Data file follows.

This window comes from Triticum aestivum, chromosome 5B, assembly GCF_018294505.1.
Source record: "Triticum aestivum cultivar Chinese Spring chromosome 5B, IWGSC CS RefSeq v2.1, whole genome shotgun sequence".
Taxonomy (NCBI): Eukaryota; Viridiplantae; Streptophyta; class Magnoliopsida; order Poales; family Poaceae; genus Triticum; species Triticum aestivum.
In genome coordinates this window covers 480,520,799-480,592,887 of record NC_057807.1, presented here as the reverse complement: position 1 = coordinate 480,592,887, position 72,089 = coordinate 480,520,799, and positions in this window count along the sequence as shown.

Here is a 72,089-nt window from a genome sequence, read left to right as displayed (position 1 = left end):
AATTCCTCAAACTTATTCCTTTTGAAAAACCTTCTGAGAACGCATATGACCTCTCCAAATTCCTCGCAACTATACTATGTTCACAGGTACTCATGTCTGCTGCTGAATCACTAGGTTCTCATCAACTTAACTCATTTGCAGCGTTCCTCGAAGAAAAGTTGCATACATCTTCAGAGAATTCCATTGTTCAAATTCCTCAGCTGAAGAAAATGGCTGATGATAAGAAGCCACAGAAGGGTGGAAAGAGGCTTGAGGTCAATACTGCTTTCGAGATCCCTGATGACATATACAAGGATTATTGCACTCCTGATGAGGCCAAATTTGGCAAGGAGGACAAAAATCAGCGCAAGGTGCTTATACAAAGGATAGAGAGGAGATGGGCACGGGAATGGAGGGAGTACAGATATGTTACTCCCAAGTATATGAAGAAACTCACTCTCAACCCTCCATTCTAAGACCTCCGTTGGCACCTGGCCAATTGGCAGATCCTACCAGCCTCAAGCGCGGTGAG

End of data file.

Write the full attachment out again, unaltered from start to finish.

This window comes from Triticum aestivum, chromosome 5B, assembly GCF_018294505.1.
Source record: "Triticum aestivum cultivar Chinese Spring chromosome 5B, IWGSC CS RefSeq v2.1, whole genome shotgun sequence".
Taxonomy (NCBI): Eukaryota; Viridiplantae; Streptophyta; class Magnoliopsida; order Poales; family Poaceae; genus Triticum; species Triticum aestivum.
In genome coordinates this window covers 480,520,799-480,592,887 of record NC_057807.1, presented here as the reverse complement: position 1 = coordinate 480,592,887, position 72,089 = coordinate 480,520,799, and positions in this window count along the sequence as shown.

Here is a 72,089-nt window from a genome sequence, read left to right as displayed (position 1 = left end):
AATTCCTCAAACTTATTCCTTTTGAAAAACCTTCTGAGAACGCATATGACCTCTCCAAATTCCTCGCAACTATACTATGTTCACAGGTACTCATGTCTGCTGCTGAATCACTAGGTTCTCATCAACTTAACTCATTTGCAGCGTTCCTCGAAGAAAAGTTGCATACATCTTCAGAGAATTCCATTGTTCAAATTCCTCAGCTGAAGAAAATGGCTGATGATAAGAAGCCACAGAAGGGTGGAAAGAGGCTTGAGGTCAATACTGCTTTCGAGATCCCTGATGACATATACAAGGATTATTGCACTCCTGATGAGGCCAAATTTGGCAAGGAGGACAAAAATCAGCGCAAGGTGCTTATACAAAGGATAGAGAGGAGATGGGCACGGGAATGGAGGGAGTACAGATATGTTACTCCCAAGTATATGAAGAAACTCACTCTCAACCCTCCATTCTAAGACCTCCGTTGGCACCTGGCCAATTGGCAGATCCTACCAGCCTCAAGCGCGGTGAG